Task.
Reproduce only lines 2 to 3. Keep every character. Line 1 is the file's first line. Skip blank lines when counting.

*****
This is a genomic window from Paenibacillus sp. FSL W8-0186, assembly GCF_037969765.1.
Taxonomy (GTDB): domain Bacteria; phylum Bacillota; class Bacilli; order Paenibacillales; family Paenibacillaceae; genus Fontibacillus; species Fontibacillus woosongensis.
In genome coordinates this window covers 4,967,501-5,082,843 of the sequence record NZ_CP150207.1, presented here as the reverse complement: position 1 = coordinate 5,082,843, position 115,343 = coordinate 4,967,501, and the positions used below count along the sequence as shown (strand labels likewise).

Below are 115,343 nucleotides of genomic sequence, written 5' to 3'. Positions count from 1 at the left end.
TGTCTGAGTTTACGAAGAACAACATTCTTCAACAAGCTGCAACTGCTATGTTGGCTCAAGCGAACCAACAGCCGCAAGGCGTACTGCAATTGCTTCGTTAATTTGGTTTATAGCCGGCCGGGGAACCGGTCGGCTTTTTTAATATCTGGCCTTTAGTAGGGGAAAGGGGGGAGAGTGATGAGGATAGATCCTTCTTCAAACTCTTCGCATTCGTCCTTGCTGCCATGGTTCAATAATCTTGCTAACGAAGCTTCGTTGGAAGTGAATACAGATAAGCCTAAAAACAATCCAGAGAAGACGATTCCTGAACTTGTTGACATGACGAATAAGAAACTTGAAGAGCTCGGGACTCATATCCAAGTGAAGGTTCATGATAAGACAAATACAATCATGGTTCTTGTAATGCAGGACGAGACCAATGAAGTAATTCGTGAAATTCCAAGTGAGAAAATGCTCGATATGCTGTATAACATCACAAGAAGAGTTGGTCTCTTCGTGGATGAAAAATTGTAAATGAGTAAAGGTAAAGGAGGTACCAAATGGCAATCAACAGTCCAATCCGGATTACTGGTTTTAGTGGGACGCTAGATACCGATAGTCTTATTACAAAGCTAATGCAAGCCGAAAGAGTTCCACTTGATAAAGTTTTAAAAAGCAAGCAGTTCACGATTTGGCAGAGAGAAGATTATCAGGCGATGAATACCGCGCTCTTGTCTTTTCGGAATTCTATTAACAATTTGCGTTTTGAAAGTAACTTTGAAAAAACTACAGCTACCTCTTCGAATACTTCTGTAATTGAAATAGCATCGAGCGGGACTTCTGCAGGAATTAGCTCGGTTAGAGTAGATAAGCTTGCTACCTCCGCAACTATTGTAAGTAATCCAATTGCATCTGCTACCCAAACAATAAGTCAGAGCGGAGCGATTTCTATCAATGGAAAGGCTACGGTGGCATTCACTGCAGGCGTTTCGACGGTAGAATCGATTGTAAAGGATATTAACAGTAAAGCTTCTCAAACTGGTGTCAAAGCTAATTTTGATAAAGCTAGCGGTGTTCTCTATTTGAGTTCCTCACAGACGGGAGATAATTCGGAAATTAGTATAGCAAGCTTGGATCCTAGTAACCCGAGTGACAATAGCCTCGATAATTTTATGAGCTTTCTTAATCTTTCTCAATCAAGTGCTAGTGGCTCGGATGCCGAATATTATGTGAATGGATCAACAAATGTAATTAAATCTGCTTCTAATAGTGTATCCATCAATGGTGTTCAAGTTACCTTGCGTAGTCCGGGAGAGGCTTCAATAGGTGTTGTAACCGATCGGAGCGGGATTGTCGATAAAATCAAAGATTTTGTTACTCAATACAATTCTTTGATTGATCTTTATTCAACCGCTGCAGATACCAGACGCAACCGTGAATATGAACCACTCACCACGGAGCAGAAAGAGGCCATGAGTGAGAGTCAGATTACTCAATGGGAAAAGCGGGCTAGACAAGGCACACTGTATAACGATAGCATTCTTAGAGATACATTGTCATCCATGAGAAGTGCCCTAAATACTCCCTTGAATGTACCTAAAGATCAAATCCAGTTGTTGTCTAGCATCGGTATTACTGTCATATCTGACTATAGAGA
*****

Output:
Taxonomy (GTDB): domain Bacteria; phylum Bacillota; class Bacilli; order Paenibacillales; family Paenibacillaceae; genus Fontibacillus; species Fontibacillus woosongensis.
In genome coordinates this window covers 4,967,501-5,082,843 of the sequence record NZ_CP150207.1, presented here as the reverse complement: position 1 = coordinate 5,082,843, position 115,343 = coordinate 4,967,501, and the positions used below count along the sequence as shown (strand labels likewise).